Promises and Pitfalls of Single Cell Analysis
Material below is adapted from the SfN Short Course Scientific Opportunities and Challenges in Single-Cell Analysis, by Steven A. McCarroll, PhD. Short Courses are day-long scientific trainings on emerging neuroscience topics and research techniques held the day before SfN’s annual meeting.
Until recently, analyzing a single cell to determine what genes it expresses and how it functions was beyond reach. But new techniques have emerged within the last 10 years that give researchers this capability, as well as the ability to analyze aspects of many individual cells at once. When combined with analyses of cell shape, connectivity, and activity, probing the genomes and expression profiles of single cells has the potential to yield powerful insights, yet also holds challenges.
Early attempts at single cell analysis hinted at possible applications and piqued scientific interest. As these approaches become more powerful and reproducible, their benefits lie in their widespread use and in the collection of resulting data. For instance, searchable datasets might contain the transcriptomes of many single cells. So called “digital atlases” could make comparisons of gene expression in different cell types quicker, easier, and more accessible than ever before.
Datasets that collect multiple categories of information for individual cells could also generate greater understanding. A recent study combined single-neuron electrophysiological, morphological, and gene expression information into one database with the potential for highlighting new connections between these properties. While promising, one challenge scientists face when attempting to integrate multiple pieces of information about an individual cell is that often one type of analysis destroys the cell, which prevents other types of inquiry.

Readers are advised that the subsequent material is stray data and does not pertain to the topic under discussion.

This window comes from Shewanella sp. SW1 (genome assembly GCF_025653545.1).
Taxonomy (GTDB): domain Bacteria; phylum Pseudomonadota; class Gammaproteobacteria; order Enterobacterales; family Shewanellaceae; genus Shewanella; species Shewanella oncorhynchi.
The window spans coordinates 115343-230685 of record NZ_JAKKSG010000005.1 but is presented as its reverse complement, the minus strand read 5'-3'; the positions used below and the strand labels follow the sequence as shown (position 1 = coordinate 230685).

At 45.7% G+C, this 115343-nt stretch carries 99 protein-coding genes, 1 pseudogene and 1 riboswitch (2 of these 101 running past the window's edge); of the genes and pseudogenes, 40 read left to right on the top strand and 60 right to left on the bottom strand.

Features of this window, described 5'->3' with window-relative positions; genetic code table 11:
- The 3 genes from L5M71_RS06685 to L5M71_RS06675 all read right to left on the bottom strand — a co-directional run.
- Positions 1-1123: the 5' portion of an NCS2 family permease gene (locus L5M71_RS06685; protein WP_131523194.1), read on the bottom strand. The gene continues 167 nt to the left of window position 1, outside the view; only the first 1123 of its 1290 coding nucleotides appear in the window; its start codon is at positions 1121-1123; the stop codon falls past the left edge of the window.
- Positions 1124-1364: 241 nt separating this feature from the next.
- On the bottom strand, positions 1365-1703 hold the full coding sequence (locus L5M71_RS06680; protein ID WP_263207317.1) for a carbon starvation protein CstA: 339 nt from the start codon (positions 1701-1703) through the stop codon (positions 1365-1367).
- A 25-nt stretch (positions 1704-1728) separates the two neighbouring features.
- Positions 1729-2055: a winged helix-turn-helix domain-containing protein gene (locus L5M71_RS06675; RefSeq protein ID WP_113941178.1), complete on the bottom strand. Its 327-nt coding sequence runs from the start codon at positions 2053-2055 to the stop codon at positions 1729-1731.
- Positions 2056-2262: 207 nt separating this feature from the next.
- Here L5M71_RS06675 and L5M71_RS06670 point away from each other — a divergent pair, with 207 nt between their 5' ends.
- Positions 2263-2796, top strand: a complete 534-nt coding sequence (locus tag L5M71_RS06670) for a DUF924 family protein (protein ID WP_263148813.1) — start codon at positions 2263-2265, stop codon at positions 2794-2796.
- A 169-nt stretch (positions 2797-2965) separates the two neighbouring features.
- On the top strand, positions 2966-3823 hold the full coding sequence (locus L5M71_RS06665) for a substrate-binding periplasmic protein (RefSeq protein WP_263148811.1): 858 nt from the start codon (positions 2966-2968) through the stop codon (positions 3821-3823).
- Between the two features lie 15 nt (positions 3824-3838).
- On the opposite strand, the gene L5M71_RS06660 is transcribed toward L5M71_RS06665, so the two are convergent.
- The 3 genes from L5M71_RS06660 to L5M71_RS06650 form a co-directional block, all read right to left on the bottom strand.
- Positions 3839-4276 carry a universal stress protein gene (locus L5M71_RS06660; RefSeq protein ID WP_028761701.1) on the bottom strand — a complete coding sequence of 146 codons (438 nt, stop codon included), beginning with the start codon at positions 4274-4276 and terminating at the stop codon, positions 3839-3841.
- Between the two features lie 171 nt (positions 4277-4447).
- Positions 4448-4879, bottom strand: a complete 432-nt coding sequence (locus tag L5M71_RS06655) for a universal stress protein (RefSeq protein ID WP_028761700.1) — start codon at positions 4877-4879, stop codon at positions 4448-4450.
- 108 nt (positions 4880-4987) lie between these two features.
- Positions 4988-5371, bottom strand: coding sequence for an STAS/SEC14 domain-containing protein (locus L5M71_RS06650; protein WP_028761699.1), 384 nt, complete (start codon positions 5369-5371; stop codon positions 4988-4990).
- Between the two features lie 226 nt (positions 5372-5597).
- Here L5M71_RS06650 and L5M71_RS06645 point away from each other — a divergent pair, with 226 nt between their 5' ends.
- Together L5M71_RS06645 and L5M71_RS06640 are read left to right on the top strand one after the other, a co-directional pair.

Another difficulty that scientists face in single cell analysis is in differentiating meaningful biological information from artifacts of the techniques. A connected challenge is determining the best way to quantify the data and to then make accurate comparisons within and between datasets. For example, methods for studying gene expression often include amplification, which can complicate analyses that rely on quantification of the number of reads of a certain sequence detected in an experiment.
One measurement used to determine the validity of transcriptome analysis is the number of genes detected in each cell. This metric is problematic because this count varies widely and depends upon cell type. One way to overcome these issues is to attach a barcode, called a unique molecular indicator, to each complementary DNA before sequencing. Using these indicators allows researchers to quantify individual transcripts and to minimize the effects of amplification. Further development of metrics that take into account technical artifacts and allow for maximum experimental consistency in order to make accurate comparisons will be essential for single cell analysis to be most effective.
The amount of data generated in single cell analyses is often enormous. Computational strategies that work well for the data generated from one individual cell do not always scale up appropriately. Therefore, cultivating interdisciplinary approaches that accurately cope with genome and transcript-level data from thousands of separate cells is necessary. If this challenge can be met, it will provide an opportunity to explore cellular function and gene expression in a way that is unbiased by preconceived notions of what might be found.
How living things function depends upon not only how their cells work, but how their cells work together. Researchers must embrace the opportunity to understand these relationships by both zooming in to look at the genomic, expression, morphological, and connectivity characteristics of single cells and zooming out to compare these attributes across individual cells and cell types.